Friday, 29 July 2011

Every Diabetic Wants DAFNE!

In Tuesday's post I wrote a little bit about the DAFNE course.  Now that the week-long course is over, I thought I'd give some more info. on the ins and outs of the programme.  I won't lie, I'm also here to sing its praises because it is fantastic.

The set up of a typical DAFNE course day consists of a group of type 1 diabetics (8 maximum, although there were 6 of us), a diabetes nurse, a dietitian and often either one or two observers.  We spent the first day introducing ourselves and getting to know more about each others' lives with diabetes.  It was fascinating to hear about everyone's experiences and to discover how many similarities and differences we have.

Throughout the rest of the week we covered:
  • carbohydrate counting
  • what diabetes is
  • how diabetes may be caused
  • the differences between type 1 and type 2 diabetes
  • what causes and how to treat hypoglycemia effectively without over treating
  • what causes and how to treat hyperglycemia
  • insulin:carb ratios
  • general healthy eating
  • practicals (e.g. weighing food)
  • checking for ketones
  • different insulin types and how they work in the body
  • different blood testing monitors
  • different insulin injection pens
  • the pump
  • how to manage our blood sugar levels in certain situations (e.g. sickness, exercise, drinking alcohol, eating out, pregnancy, travelling etc.)

Before turning up to the hospital on Monday morning, I must admit that I was feeling a little sceptical.  I've lived with diabetes for 14 years - what on earth could anyone possibly tell me about it that I don't already know?  Looking at that list of topics, you may be thinking exactly the same thing.  Well, you'd be surprised (as I was) about how many things you don't know because you were never told or because they're new ideas, or how many things you've forgotten over the years.

Overall, I found DAFNE to be an unbelievably positive and enjoyable experience.  Not only was it an opportunity to gain more knowledge about how to treat my diabetes, but it was also one to meet some truly lovely people with the same pain-in-the-backside 'disease' (although I hate to call it that) as I have.  Although it may sound odd, I can't even begin to explain how nice it was to be pricking my fingertips and injecting my insulin with others who are doing exactly the same thing!

I feel that DAFNE has provided me with the skills and knowledge to gain control of my blood glucose levels with confidence.  My diabetes nurse told me that it is an internationally-run course, so wherever you are on earth, ask about DAFNE!  I thoroughly recommend it :)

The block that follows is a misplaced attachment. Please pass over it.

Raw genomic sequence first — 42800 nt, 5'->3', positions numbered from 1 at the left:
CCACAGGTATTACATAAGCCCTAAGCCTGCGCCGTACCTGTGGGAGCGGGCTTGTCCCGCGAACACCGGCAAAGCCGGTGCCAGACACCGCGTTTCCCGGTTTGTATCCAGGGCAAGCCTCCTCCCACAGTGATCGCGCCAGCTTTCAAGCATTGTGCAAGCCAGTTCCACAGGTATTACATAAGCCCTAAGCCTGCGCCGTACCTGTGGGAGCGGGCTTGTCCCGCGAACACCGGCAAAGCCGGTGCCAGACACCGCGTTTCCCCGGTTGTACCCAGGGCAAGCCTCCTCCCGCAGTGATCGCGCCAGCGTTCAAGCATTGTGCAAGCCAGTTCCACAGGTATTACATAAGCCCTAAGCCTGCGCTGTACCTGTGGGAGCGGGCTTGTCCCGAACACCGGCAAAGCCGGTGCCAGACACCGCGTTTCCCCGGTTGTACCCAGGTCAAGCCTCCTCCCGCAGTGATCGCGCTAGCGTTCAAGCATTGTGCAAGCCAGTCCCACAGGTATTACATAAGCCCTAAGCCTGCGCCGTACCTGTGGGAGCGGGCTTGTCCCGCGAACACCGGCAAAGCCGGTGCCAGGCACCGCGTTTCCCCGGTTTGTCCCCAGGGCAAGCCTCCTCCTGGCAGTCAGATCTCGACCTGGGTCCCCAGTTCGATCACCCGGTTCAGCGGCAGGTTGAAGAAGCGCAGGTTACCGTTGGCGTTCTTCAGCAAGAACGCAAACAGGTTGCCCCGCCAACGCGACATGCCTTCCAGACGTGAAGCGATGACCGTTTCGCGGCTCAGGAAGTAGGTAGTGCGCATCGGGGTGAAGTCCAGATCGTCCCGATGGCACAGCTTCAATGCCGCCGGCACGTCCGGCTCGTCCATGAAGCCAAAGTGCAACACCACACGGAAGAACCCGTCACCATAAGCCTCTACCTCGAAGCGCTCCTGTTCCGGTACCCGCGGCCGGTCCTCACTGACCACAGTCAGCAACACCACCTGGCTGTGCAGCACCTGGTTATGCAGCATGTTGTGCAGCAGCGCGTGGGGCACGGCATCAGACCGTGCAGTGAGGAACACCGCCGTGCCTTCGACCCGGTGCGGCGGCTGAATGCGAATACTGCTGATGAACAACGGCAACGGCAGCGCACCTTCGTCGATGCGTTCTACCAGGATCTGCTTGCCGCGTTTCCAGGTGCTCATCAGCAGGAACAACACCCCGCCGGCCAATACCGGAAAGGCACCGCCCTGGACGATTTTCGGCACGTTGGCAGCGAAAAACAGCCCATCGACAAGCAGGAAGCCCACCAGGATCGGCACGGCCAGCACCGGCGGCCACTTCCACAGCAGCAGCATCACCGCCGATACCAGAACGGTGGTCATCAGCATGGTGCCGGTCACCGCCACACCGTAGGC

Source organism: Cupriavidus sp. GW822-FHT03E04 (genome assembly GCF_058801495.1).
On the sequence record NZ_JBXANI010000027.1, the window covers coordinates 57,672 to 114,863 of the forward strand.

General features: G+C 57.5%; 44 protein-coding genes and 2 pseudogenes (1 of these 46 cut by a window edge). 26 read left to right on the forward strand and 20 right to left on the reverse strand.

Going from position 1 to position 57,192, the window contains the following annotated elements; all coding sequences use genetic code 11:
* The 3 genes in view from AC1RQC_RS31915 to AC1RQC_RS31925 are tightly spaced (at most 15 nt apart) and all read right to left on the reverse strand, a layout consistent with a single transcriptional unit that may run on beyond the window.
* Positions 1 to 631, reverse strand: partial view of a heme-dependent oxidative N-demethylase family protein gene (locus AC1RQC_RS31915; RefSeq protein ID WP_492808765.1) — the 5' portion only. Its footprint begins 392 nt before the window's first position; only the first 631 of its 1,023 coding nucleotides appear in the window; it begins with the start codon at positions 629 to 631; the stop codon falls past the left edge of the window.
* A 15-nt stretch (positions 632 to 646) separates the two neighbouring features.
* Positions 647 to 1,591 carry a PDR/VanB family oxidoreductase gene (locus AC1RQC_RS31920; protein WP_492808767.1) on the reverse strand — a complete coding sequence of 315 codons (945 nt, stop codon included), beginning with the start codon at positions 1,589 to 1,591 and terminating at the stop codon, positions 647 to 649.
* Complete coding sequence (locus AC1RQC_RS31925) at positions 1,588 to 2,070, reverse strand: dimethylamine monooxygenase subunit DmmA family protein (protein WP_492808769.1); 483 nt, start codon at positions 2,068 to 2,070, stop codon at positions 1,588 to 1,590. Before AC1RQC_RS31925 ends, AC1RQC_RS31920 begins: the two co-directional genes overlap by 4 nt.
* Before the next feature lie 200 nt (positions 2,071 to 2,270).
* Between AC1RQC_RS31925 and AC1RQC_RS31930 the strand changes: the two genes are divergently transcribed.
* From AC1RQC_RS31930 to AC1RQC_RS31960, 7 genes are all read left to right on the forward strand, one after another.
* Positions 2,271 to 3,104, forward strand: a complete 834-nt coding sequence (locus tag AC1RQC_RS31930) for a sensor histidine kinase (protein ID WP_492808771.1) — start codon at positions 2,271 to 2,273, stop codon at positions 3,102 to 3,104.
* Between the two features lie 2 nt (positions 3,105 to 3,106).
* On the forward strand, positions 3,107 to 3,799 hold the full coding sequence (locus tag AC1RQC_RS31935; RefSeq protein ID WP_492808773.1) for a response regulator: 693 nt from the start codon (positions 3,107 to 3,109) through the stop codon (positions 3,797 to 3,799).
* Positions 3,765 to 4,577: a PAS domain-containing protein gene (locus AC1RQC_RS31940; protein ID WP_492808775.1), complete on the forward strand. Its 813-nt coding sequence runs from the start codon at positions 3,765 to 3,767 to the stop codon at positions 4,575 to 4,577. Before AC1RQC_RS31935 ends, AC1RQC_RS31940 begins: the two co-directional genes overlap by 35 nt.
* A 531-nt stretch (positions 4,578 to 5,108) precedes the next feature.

Oh yeah, and look what I got!  An ACCU-CHEK Aviva Nano!  It made my day when I was given this little beauty - haha :)

Hope you are all well and that the summer sun (currently non-existant in England) isn't affecting your bg levels too much!

Tuesday, 26 July 2011

Setting the ball rolling.

This week I have started the DAFNE course.  'DAFNE' stands for 'Dose Adjustment For Normal Eating' and the course itself aims to educate type 1 diabetics on how to calculate the right amount of insulin to give, depending on certain variables (e.g. blood sugar level at the time, amount of carbohydrate being eaten, excercise, sickness etc.)

I have contemplated doing DAFNE for several years, but had always made various excuses as to why I couldn't make it.  I realise now that, at the time, a lack of detailed knowledge about my diabetes made me all too comfortable.  Ignorance is bliss and everything.

Sometimes diabetes feels like such an effort.  Blood tests, injections, changing needles and insulin cartridges, requesting prescriptions, collecting prescriptions, eating, carb counting, making sure I've got my insulin, blood testing monitor, glucose tabs etc. and all the other thought processes and actions that diabetes consumes.  For a long time, I just don't think I had the faintest clue about where to start.

DAFNE seems to be helping with that already.  It takes everything back to basics and gives you a clear point from which to spot patterns, recognise errors, correct them and start to gain control over your diabetes again.

Diabetes will always require my time and attention, but I know that it is well worth the effort.  I suppose the fact that I finally got my act together and said 'yes!' to DAFNE shows that I am willing to concentrate on my diabetes.  One step at a time, I will gain stable control.